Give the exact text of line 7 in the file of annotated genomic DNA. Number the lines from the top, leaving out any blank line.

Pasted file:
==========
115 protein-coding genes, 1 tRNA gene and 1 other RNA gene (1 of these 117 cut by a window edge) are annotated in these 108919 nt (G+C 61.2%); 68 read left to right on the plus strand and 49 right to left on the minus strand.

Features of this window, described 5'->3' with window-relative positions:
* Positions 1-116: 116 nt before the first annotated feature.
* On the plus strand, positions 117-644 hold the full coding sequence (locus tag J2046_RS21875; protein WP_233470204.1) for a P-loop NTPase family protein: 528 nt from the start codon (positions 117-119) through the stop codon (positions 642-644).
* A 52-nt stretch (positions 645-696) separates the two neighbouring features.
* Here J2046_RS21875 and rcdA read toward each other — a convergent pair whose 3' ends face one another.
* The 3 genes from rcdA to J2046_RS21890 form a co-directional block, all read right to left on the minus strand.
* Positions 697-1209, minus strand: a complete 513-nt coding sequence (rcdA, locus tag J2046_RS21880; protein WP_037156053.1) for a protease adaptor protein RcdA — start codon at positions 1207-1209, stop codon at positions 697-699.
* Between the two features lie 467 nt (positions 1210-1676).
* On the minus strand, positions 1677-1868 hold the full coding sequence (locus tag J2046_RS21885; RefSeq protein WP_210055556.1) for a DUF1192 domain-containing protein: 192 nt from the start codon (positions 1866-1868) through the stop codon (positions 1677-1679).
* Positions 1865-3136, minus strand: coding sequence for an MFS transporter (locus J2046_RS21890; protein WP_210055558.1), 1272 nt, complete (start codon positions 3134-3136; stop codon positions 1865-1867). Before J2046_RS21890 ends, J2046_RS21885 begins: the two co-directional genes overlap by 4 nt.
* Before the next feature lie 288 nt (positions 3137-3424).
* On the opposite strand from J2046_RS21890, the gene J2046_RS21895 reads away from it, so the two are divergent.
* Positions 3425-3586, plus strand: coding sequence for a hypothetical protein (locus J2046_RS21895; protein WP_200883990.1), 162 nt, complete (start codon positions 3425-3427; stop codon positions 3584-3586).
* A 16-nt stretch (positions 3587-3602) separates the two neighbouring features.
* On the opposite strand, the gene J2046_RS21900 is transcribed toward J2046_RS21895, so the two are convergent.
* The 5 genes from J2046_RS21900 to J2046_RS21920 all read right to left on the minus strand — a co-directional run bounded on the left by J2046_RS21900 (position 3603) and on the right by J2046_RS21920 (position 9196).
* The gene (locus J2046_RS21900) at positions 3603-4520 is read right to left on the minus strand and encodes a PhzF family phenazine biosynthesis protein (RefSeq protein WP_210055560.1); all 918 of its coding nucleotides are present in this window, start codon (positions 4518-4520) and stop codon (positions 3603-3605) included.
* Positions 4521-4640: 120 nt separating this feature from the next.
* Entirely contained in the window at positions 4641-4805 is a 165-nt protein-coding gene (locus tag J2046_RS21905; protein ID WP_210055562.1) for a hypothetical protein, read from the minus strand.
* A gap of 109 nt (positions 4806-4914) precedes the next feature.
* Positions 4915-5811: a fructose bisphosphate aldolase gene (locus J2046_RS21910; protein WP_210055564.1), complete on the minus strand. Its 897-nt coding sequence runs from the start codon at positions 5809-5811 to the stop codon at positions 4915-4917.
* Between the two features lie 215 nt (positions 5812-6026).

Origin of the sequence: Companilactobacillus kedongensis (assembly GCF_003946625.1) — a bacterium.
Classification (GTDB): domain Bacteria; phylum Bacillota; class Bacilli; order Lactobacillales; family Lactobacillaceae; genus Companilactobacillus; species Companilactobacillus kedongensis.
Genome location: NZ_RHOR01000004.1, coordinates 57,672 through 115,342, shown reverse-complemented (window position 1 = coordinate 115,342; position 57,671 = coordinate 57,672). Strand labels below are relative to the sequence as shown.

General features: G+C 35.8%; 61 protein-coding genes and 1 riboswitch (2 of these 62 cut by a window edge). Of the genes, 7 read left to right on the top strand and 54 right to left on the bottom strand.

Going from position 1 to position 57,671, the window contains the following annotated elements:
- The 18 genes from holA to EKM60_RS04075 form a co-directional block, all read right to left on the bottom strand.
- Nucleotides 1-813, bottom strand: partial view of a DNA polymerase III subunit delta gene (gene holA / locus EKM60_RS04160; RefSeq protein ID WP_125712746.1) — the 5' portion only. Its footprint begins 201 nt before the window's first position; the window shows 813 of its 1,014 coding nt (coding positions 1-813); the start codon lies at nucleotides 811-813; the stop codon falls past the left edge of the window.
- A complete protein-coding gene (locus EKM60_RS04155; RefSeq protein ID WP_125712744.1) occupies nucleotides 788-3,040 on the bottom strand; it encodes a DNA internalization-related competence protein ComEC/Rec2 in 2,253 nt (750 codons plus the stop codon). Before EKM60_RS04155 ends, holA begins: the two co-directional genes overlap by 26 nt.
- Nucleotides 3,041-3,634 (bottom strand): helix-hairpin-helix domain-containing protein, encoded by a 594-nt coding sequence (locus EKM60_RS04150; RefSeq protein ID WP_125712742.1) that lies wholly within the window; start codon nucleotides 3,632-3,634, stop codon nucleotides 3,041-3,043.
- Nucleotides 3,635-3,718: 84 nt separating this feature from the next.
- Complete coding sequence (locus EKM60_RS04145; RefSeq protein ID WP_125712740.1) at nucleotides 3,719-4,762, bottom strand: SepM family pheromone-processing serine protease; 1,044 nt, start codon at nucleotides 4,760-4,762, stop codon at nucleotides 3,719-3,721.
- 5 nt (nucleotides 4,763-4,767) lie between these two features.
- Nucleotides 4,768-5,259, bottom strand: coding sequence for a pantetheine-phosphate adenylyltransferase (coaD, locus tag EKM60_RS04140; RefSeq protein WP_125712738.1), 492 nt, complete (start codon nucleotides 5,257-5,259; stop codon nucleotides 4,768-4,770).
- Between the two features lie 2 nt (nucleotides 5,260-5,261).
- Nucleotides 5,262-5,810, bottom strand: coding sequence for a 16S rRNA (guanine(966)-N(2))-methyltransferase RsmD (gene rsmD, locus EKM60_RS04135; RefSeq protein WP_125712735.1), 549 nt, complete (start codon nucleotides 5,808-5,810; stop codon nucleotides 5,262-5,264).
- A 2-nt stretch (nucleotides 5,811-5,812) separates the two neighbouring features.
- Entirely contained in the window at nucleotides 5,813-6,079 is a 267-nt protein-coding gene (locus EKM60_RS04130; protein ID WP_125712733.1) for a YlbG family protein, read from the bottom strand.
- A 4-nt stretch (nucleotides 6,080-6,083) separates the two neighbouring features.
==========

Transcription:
* The 3 genes from rcdA to J2046_RS21890 form a co-directional block, all read right to left on the minus strand.